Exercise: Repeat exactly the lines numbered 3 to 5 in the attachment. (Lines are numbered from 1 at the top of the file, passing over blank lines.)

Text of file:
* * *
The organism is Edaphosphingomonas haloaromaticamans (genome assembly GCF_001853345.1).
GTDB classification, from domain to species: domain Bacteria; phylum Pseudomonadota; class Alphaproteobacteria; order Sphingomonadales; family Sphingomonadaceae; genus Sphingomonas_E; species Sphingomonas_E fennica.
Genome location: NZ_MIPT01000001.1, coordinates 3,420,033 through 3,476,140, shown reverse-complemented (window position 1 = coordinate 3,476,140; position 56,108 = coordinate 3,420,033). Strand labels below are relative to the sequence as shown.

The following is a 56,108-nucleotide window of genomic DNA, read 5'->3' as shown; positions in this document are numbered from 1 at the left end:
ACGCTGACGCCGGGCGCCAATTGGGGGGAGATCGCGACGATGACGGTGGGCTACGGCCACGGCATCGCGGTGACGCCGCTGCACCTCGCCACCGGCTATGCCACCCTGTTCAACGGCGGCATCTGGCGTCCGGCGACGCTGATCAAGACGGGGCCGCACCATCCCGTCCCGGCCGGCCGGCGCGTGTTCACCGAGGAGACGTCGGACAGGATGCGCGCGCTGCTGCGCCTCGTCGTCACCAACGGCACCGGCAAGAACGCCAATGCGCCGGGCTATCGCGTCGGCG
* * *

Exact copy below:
Genome location: NZ_MIPT01000001.1, coordinates 3,420,033 through 3,476,140, shown reverse-complemented (window position 1 = coordinate 3,476,140; position 56,108 = coordinate 3,420,033). Strand labels below are relative to the sequence as shown.

The following is a 56,108-nucleotide window of genomic DNA, read 5'->3' as shown; positions in this document are numbered from 1 at the left end:
ACGCTGACGCCGGGCGCCAATTGGGGGGAGATCGCGACGATGACGGTGGGCTACGGCCACGGCATCGCGGTGACGCCGCTGCACCTCGCCACCGGCTATGCCACCCTGTTCAACGGCGGCATCTGGCGTCCGGCGACGCTGATCAAGACGGGGCCGCACCATCCCGTCCCGGCCGGCCGGCGCGTGTTCACCGAGGAGACGTCGGACAGGATGCGCGCGCTGCTGCGCCTCGTCGTCACCAACGGCACCGGCAAGAACGCCAATGCGCCGGGCTATCGCGTCGGCG